Trades and Goods Were Limited and Restricted

For two centuries, there were only four chosen gateways for all trades. These were the Matsumae Domain in Hokkaido, the So Clan Daimyo of Tsushima, the Ryukyu Kingdom of Satsuma Domain, and the Dutch East India Company in Nagasaki. Of course, all goods must be accepted or received in Edo before distributed to the other cities.

Detailed in the edict was how the Itowappu system would decide the pricing and distribution of Chinese silk. The Shogunate created the Itowappu system to better manage the silk market. Also, all enumeration of goods must first go to Edo before being sold.

Besides that, the edict also showed how it favored the Chinese traders before the others. The edict included leniency and additional time of trading for the Chinese. But importantly for all traders, unsold goods were strictly forbidden to remain in Japan. Thus, the traders must take them with them.

A total of 17 decrees in the 1635 edict evolved around the three key points above. Among them was the specific day that all foreign ships must leave Japan. The Shogunate chose no later than the twentieth day of the ninth month for all to leave.

Notably, they forced all Japanese to register under a parent Buddhist temple. Though this wasn’t included in the edict, everyone had to comply.

Challenges to the Edict

Unsurprisingly, there were many circumstances when they challenged the Sakoku Edict. Some ended in good ways, others were not. Before foreigners challenged the edict, the Japanese Christians were first.

To begin with, about half a million Japanese converted to Christianity even before the Sakoku Edict. So in 1637, about 40,000 Japanese protested against tax increases and the prohibition of Christianity. This became the Shimabara Rebellion. They gained attention and sympathizers and began sieges to different Terakawa castles.

The resistance lasted for five months but was overcome by 125,000 Shogunate soldiers. In the end, they executed thousands of them. They beheaded the leader together with some others and burned the rest.

Some challenges to the edict came from the outside, too. In 1647, Portuguese warships tried to breach Nagasaki. But the Japanese blocked them with 900 boats forfeiting whatever purpose they had. Soon, they placed additional security just in case others would make another attempt.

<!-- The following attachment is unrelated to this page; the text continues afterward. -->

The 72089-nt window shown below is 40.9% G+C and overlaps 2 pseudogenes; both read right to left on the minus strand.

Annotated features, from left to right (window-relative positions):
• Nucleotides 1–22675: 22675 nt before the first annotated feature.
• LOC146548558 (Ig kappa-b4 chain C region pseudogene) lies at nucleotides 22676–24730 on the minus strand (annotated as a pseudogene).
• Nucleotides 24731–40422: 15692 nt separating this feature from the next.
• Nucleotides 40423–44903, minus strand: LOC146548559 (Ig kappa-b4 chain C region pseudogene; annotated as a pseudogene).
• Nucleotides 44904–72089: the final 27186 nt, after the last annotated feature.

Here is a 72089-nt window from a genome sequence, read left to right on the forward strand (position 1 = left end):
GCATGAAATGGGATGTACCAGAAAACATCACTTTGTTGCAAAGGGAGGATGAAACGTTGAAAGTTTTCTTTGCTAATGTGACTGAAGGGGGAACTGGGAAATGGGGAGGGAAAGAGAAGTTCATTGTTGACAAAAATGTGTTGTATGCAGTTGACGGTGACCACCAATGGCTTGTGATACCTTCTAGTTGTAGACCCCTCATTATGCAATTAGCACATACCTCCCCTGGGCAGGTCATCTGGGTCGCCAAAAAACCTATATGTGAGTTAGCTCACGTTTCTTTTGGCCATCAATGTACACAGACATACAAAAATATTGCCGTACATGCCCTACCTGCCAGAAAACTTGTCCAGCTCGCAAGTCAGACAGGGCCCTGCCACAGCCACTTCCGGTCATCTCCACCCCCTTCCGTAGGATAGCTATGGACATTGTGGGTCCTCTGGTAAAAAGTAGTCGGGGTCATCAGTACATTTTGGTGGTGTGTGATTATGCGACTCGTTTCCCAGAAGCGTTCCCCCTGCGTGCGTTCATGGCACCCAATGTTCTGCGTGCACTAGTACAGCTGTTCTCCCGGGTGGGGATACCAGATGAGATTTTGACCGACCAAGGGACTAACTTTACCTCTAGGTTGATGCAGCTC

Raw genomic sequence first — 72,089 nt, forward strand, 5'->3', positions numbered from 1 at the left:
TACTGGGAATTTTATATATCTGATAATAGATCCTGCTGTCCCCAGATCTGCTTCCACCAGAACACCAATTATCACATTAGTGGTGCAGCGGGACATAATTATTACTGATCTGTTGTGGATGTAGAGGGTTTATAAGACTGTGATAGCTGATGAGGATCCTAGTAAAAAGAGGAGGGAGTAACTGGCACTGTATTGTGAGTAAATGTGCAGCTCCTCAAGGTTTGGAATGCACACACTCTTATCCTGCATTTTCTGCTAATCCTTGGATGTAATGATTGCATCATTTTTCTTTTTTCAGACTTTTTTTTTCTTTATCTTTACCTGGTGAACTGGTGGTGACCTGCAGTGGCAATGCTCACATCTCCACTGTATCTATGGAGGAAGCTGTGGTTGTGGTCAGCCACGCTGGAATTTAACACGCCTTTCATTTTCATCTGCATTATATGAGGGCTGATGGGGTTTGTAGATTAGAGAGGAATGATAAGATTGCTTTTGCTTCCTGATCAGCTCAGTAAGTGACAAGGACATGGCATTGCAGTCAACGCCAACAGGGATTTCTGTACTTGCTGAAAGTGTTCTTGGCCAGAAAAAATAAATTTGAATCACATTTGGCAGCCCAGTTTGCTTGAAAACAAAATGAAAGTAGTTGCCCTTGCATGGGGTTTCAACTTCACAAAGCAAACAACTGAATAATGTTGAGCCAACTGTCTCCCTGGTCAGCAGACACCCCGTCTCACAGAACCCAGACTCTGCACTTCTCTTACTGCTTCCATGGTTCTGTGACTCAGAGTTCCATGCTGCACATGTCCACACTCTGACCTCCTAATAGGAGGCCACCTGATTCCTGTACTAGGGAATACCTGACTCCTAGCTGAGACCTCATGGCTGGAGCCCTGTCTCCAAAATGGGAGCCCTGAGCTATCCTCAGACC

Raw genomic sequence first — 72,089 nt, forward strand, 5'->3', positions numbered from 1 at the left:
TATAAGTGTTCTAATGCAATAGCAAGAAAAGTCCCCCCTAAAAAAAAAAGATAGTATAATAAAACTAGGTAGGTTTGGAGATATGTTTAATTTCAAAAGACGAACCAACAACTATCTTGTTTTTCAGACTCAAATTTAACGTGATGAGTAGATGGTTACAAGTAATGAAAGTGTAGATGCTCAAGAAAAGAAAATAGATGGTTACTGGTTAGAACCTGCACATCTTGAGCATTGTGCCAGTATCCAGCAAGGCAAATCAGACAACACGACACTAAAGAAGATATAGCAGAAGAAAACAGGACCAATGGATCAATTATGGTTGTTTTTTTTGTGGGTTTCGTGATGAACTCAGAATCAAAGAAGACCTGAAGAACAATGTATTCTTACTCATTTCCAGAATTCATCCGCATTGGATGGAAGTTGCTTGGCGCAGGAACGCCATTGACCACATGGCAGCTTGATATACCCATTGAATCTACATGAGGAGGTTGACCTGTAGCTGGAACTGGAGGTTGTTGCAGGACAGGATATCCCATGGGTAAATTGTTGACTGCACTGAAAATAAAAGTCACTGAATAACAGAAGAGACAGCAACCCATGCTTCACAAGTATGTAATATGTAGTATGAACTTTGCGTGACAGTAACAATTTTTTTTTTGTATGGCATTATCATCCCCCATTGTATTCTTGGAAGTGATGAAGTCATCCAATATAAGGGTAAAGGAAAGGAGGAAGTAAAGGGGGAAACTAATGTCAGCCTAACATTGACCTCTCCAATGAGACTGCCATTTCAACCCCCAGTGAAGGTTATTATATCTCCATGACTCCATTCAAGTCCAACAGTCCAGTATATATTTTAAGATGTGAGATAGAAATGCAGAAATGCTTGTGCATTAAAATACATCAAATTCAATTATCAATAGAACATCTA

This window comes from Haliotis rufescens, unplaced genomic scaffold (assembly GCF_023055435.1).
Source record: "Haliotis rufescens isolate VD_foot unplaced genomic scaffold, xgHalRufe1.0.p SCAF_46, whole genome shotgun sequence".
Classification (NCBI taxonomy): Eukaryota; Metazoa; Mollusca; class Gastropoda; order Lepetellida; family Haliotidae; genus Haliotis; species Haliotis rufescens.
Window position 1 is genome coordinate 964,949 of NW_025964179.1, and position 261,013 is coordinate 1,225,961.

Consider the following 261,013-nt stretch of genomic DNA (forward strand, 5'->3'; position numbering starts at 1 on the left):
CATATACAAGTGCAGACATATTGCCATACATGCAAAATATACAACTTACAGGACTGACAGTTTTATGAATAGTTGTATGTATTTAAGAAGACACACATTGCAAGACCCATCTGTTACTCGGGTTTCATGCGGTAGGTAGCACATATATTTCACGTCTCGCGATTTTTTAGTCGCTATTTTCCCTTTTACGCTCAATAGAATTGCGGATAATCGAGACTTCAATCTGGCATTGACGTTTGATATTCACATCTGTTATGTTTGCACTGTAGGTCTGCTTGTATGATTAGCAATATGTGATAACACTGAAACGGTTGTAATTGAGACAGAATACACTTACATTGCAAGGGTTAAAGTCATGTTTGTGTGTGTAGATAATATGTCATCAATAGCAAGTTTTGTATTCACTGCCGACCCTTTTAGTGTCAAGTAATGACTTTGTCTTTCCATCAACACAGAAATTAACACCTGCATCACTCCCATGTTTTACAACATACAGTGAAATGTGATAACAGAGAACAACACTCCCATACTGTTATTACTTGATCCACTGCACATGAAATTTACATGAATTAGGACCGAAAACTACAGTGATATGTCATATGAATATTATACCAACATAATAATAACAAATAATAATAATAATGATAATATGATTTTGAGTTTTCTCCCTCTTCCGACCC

However, there were good endings to some attempts in the later years. In 1738, a Russian squadron visited the island of Honshu and was greeted with friendly exchanges. Also, the edict was briefly suspended in 1842 when China lost in the Opium War. So foreign ships requested to refuel in Japan. This paved way to Shinsui Kyuyorei, the Order for the Provision of Firewood and Water.

The End of Sakuko Edict

After many failed attempts to open Japan’s trading network to all bays, Commodore Matthew Perry boldly refused Japan’s trading demand in 1853. Despite being told to proceed to Nagasaki, the only port for foreign boats, he marched straight towards Edo.

Using four Naval warships, Perry demonstrated the monstrous guns of the naval ships in the Bay of Edo. They later called them Black Ships in Japan. He soon demanded Japan must open to trade with the West, thus breaking the strict edict.

Eventually, Perry returned the next year with seven Black Ships. This forced the Shogun to sign the “Treaty of Peace and Amity”.

Though outsiders view the Sakoku Edict as bad, many Japanese appreciate it today. Back in 1848, Ranald Macdonald intentionally shipwrecked in Rishin to enter Japan. He later spent 10 months as the first English teacher in Nagasaki. On his account, the Japanese people were well-behaved and had a high societal standard.